Quota policies, as well as business games among MBA students, focus attention on women who may not be fully representative of the female workforce. The representation of women in decision making at lower levels of responsibility can thus help to form a broader picture of the impact of gender diversity and attenuate the stark selection of women at the top.
Experiments offer a novel and useful methodology that is being used widely in almost all areas of economics. In gender economics, the experimental approach offers a way to answer questions previously believed to be unanswerable because of data limitations, as well as new techniques to identify mechanisms and results in older topics traditionally studied by labour economists.
Yet despite recent advances, several important aspects of gender differences in labour market success have to date been only partially explored experimentally. There is clear scope for further research in several directions concerning the nature of gender discrimination, the labour market consequences of gender differences in preferences established in the lab, and the sources of such differences.
This article originally appeared in the Spring 2014 issue of CentrePiece, the magazine of the Centre for Economic Performance (CEP) at LSE, and summarises ‘Gender and the Labor Market: What Have We Learned from Field and Lab Experiments?’ by Ghazala Azmat and Barbara Petrongolo, CEP Occasional Paper No. 40.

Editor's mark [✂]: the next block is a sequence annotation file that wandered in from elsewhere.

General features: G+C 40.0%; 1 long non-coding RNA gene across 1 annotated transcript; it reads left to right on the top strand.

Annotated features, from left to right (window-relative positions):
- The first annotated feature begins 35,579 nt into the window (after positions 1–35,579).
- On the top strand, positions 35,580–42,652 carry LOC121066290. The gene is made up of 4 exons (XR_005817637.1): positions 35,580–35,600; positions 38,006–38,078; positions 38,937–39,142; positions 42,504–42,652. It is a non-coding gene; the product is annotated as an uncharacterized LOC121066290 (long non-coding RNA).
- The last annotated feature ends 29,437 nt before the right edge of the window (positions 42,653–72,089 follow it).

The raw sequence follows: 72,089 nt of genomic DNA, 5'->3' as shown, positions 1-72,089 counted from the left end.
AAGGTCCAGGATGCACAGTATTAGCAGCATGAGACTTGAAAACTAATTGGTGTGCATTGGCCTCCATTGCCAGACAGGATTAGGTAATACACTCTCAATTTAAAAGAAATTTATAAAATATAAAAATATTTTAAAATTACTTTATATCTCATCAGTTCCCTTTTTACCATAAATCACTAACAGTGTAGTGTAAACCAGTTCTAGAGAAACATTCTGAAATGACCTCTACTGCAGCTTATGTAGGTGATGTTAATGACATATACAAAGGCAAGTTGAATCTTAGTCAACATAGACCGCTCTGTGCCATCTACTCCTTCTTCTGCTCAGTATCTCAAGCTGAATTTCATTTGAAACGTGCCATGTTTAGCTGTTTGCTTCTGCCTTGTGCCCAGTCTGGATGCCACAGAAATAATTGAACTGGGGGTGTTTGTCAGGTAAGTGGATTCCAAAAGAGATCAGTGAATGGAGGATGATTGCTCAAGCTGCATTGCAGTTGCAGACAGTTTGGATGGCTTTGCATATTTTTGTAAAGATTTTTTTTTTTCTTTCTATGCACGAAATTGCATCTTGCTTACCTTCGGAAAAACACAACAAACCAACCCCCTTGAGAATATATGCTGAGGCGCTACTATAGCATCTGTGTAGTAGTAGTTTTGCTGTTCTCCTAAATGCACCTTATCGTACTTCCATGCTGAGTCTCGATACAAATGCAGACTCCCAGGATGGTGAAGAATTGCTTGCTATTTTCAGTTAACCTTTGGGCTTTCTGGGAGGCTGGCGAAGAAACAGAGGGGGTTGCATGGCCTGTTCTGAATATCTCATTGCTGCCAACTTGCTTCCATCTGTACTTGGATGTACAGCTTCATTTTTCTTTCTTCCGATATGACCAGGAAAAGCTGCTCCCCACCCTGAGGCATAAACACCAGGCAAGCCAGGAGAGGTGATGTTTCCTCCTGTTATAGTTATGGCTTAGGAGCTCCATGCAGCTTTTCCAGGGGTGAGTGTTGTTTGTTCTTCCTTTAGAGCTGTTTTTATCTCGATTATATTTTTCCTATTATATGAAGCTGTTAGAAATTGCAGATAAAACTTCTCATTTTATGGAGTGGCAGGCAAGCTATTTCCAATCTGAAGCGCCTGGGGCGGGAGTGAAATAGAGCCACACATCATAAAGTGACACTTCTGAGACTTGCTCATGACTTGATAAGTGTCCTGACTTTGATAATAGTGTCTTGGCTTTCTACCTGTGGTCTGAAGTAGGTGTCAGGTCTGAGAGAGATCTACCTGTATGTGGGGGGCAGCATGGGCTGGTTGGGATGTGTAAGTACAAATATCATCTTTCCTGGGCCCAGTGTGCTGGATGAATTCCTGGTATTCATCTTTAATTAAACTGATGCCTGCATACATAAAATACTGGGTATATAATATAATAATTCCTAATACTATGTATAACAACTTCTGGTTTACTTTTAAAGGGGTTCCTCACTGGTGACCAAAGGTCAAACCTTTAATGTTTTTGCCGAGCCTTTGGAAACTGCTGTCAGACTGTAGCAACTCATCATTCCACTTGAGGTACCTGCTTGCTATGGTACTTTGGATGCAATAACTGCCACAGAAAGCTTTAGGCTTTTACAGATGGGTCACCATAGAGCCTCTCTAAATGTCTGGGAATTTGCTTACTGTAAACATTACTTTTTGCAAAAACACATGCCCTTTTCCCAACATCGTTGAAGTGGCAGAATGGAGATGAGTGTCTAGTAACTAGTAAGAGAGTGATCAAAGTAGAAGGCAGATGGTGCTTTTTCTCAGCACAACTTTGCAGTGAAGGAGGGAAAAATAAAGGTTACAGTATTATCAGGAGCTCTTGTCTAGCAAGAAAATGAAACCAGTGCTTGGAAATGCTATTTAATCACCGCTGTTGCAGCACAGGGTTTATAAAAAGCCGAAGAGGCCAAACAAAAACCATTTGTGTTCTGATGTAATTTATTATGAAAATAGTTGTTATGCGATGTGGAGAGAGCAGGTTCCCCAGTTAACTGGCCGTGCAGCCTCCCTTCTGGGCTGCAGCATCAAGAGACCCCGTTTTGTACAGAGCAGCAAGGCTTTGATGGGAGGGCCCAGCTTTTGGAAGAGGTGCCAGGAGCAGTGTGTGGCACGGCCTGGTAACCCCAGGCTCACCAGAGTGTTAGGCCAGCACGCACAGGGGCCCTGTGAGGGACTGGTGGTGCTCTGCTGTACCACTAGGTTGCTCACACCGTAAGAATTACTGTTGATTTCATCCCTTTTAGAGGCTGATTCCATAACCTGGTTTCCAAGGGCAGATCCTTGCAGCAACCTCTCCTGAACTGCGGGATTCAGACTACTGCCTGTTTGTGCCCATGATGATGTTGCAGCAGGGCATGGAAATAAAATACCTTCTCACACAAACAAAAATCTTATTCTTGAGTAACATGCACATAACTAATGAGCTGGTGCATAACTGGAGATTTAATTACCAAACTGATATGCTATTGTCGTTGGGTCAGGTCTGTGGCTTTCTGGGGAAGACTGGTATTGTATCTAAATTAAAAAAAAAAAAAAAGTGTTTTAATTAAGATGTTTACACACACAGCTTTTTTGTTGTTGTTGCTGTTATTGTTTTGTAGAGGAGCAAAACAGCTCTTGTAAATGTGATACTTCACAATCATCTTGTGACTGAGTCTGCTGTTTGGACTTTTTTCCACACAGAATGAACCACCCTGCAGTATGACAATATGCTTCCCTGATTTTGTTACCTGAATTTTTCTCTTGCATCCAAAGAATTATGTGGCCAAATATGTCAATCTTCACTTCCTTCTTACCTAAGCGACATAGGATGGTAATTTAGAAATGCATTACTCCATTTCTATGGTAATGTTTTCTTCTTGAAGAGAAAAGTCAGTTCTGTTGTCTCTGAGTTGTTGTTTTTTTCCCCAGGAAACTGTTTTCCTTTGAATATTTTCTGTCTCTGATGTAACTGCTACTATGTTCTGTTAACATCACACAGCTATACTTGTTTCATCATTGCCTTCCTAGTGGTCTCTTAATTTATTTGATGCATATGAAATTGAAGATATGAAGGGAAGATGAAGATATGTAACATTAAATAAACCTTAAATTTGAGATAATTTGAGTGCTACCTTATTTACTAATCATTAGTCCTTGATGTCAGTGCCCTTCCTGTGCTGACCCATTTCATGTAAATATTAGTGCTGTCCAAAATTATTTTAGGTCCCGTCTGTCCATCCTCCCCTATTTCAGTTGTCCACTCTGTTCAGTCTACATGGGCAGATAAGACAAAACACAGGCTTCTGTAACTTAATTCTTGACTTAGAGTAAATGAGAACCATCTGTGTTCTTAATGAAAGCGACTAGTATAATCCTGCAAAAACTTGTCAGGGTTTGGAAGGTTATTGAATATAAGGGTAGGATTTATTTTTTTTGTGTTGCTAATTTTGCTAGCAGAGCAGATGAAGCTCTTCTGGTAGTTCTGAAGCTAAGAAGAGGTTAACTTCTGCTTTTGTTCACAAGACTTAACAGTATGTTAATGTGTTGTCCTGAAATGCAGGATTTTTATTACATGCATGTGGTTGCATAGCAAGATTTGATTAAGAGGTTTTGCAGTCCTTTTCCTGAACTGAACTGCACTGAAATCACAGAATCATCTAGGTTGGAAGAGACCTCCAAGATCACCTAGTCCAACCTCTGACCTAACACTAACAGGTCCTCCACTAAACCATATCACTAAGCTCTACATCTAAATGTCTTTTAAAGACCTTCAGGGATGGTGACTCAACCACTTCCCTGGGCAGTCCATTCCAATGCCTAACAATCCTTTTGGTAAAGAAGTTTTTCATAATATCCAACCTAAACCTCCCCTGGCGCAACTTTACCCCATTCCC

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Ghazala Azmat – Queen Mary University, London
Ghazala Azmat is a Reader (Associate Professor) of Economics at Queen Mary University of London. She is also a Research Associate at the Centre for Economic Performance (CEP) at the London School of Economics and a Research Fellow at CESIFO (University of Munich). Her main research interests are in applied and empirical microeconomics. Her research focuses on issues relating to competition, incentives and organizational structure, as well as on topics in labor, education and public economics.
Barbara Petrongolo – Queen Mary University, London
Barbara Petrongolo is a professor of economics at Queen Mary University (London), a research associate at the Centre for Economic Performance (LSE), and a research fellow of CEPR. Her main area of interest is applied labor economics, focusing on issues of job search, gender inequalities, and public policy.